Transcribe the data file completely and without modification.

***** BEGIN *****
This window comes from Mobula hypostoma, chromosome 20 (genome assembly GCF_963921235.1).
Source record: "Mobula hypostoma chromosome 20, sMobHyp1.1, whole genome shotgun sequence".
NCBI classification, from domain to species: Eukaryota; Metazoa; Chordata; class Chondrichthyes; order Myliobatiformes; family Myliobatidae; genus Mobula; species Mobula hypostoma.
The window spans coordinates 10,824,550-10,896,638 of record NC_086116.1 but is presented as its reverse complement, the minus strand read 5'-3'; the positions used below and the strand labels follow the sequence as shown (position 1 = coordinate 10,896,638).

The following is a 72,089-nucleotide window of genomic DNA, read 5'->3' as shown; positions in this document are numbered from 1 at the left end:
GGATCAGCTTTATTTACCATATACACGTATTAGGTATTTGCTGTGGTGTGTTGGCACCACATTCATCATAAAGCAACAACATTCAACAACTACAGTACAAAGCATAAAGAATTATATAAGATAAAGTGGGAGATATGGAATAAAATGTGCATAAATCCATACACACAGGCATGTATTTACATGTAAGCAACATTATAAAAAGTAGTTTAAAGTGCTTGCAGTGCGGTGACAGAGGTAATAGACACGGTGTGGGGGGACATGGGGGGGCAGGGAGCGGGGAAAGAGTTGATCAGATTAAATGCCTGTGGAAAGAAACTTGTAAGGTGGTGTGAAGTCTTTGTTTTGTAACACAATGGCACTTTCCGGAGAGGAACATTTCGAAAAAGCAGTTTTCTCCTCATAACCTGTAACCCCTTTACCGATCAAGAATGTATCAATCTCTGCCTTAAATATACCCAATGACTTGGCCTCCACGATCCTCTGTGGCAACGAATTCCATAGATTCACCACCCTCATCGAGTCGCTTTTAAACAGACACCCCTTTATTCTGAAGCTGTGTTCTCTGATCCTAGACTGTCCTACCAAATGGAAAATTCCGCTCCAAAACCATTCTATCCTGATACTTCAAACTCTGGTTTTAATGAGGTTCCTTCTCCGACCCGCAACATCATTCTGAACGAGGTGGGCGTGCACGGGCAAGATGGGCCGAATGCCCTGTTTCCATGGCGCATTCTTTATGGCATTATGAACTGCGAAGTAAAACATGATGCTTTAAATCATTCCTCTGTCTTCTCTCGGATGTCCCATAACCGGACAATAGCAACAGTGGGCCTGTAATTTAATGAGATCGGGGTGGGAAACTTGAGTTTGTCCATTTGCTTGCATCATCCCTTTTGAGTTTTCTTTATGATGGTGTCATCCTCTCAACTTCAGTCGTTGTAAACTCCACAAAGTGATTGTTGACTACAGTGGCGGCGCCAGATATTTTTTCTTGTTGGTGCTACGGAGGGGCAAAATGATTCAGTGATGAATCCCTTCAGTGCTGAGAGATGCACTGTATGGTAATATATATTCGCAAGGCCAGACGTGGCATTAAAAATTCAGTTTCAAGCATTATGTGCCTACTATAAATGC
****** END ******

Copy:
This window comes from Mobula hypostoma, chromosome 20 (genome assembly GCF_963921235.1).
Source record: "Mobula hypostoma chromosome 20, sMobHyp1.1, whole genome shotgun sequence".
NCBI classification, from domain to species: Eukaryota; Metazoa; Chordata; class Chondrichthyes; order Myliobatiformes; family Myliobatidae; genus Mobula; species Mobula hypostoma.
The window spans coordinates 10,824,550-10,896,638 of record NC_086116.1 but is presented as its reverse complement, the minus strand read 5'-3'; the positions used below and the strand labels follow the sequence as shown (position 1 = coordinate 10,896,638).

The following is a 72,089-nucleotide window of genomic DNA, read 5'->3' as shown; positions in this document are numbered from 1 at the left end:
GGATCAGCTTTATTTACCATATACACGTATTAGGTATTTGCTGTGGTGTGTTGGCACCACATTCATCATAAAGCAACAACATTCAACAACTACAGTACAAAGCATAAAGAATTATATAAGATAAAGTGGGAGATATGGAATAAAATGTGCATAAATCCATACACACAGGCATGTATTTACATGTAAGCAACATTATAAAAAGTAGTTTAAAGTGCTTGCAGTGCGGTGACAGAGGTAATAGACACGGTGTGGGGGGACATGGGGGGGCAGGGAGCGGGGAAAGAGTTGATCAGATTAAATGCCTGTGGAAAGAAACTTGTAAGGTGGTGTGAAGTCTTTGTTTTGTAACACAATGGCACTTTCCGGAGAGGAACATTTCGAAAAAGCAGTTTTCTCCTCATAACCTGTAACCCCTTTACCGATCAAGAATGTATCAATCTCTGCCTTAAATATACCCAATGACTTGGCCTCCACGATCCTCTGTGGCAACGAATTCCATAGATTCACCACCCTCATCGAGTCGCTTTTAAACAGACACCCCTTTATTCTGAAGCTGTGTTCTCTGATCCTAGACTGTCCTACCAAATGGAAAATTCCGCTCCAAAACCATTCTATCCTGATACTTCAAACTCTGGTTTTAATGAGGTTCCTTCTCCGACCCGCAACATCATTCTGAACGAGGTGGGCGTGCACGGGCAAGATGGGCCGAATGCCCTGTTTCCATGGCGCATTCTTTATGGCATTATGAACTGCGAAGTAAAACATGATGCTTTAAATCATTCCTCTGTCTTCTCTCGGATGTCCCATAACCGGACAATAGCAACAGTGGGCCTGTAATTTAATGAGATCGGGGTGGGAAACTTGAGTTTGTCCATTTGCTTGCATCATCCCTTTTGAGTTTTCTTTATGATGGTGTCATCCTCTCAACTTCAGTCGTTGTAAACTCCACAAAGTGATTGTTGACTACAGTGGCGGCGCCAGATATTTTTTCTTGTTGGTGCTACGGAGGGGCAAAATGATTCAGTGATGAATCCCTTCAGTGCTGAGAGATGCACTGTATGGTAATATATATTCGCAAGGCCAGACGTGGCATTAAAAATTCAGTTTCAAGCATTATGTGCCTACTATAAATGC